It may be lucky in gambling but it seems seven isn’t such a lucky number when it comes to the holidays. Did you know that line-voltage holiday or decorative lights start an average of 170 home structure fires each year? According to the National Fire Protection Association, these fires cause approximately 7 deaths, 17 injuries, and $7.9 million in property damage annually. Christmas should be a time for celebration, not a time to worry about the dangers associated with your decorations. Here’s some fire hazards you should identity and a few safety precautions you can take to protect yourself and your family.
- For many families, picking the right Christmas tree is an annual tradition. When selecting a tree, make sure the tree appears fresh with green needles and the branches are not easy to pull from the tree.
- It’s recommended to cut an additional two inches off the trunk and keep it watered at all times. There have been tests that report a Christmas tree can ignite and completely burn in less than two minutes, but as this video shows, it can be less than 45 seconds.
- When purchasing an artificial tree, look for a fire resistant label, usually an Underwriters Laboratory “Underwriters Tested” label.
- Place your tree at least three feet from any heat source including fireplaces, radiators, wood burning stoves, and space heaters.
- Do not leave the tree up for an extended period after the holidays. Fire safety professionals recommend you not leave it up any longer than two weeks and discard it immediately. A dried-out tree is highly flammable and can still cause major damage when sitting. Check with your local community for a recycling program or other disposal options.
While holiday lights help make the season beautiful, they also can create fire safety hazards. Whether hung around the house or on a Christmas tree, certain precautions must be taken with these decorations:
- Only use lights tested and rated by Underwriters Laboratories (look for the UL label).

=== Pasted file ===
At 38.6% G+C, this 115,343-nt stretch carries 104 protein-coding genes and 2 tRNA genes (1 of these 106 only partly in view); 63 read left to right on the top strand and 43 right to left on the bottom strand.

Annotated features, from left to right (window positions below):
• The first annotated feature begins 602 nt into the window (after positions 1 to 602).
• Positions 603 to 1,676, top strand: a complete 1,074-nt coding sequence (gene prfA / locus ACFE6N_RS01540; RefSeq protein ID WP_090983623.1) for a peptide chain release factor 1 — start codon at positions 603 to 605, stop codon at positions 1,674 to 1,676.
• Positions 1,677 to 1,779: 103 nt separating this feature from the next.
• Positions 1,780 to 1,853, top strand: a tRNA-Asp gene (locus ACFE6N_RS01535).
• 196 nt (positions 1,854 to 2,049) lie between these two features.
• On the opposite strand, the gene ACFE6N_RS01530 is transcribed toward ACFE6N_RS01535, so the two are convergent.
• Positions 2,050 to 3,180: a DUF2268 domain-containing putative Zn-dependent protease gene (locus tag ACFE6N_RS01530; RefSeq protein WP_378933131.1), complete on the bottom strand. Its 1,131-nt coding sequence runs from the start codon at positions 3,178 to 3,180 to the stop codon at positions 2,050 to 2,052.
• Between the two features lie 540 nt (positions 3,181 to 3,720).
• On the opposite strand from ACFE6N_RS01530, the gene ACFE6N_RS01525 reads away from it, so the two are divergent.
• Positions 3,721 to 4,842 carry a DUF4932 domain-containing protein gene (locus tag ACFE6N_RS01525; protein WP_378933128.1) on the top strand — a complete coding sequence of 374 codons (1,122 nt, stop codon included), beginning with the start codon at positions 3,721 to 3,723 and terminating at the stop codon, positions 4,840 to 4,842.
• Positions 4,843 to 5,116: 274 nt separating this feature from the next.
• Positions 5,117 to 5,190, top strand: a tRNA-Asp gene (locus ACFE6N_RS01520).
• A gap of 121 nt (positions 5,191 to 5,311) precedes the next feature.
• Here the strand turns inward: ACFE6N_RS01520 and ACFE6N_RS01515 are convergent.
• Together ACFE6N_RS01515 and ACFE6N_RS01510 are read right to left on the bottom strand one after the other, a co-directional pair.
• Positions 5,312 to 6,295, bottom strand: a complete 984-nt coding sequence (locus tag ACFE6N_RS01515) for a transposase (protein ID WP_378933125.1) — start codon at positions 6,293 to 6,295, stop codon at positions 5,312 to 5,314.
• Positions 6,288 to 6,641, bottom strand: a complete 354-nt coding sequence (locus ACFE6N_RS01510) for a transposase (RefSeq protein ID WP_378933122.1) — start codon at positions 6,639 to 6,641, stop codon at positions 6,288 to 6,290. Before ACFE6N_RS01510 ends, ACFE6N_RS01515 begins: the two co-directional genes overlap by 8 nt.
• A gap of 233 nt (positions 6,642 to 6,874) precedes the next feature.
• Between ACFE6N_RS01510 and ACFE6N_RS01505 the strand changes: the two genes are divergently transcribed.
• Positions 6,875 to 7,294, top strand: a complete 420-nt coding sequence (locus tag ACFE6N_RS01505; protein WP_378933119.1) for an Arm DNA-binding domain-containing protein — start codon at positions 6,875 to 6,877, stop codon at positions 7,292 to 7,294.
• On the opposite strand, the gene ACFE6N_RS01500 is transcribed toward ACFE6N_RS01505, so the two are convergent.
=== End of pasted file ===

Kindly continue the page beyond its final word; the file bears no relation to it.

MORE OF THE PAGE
- Check holiday lights for frayed wires or excessive wear, for broken or cracked sockets, frayed or bare wires, and loose connections. Discard any damaged light sets.
- Follow manufacturer guidelines, including use in the proper environment (indoor vs. outdoor).
- Don’t connect more than three strands of mini-string sets and a maximum of 50 bulbs for screw-in bulbs.
- Use no more than three standard-size light sets per single extension cord.
- Extension cords should be placed against the wall to avoid tripping, but do not run cords under rugs.
- Be careful when hanging lights. Use insulated holders instead of tacks, staples, or nails.
- Never use lit candles to decorate a tree. Place any candles well away from tree branches.
- Avoid hanging lights near any potential fire hazard, such as loose paper or other flammable materials.
- Turn off all lights before you go to bed or leave the house.
- Take lights down after the holidays. These lights are meant for temporary use only.
- Never use them on a tree.
- Make sure they are in stable candle holders.
- Place them where they cannot easily be knocked over.
- Never leave them unattended.
- Always put them out before going to bed.
Also, make sure your smoke alarms and carbon monoxide detectors are operating properly.
My final piece of advice, if you have ever watched the movie National Lampoon’s Christmas Vacation, by all means AVOID anything attempted by Clark Griswold! Have a safe and happy holiday!
Tips courtesy of the National Safety Council and National Fire Protection Association.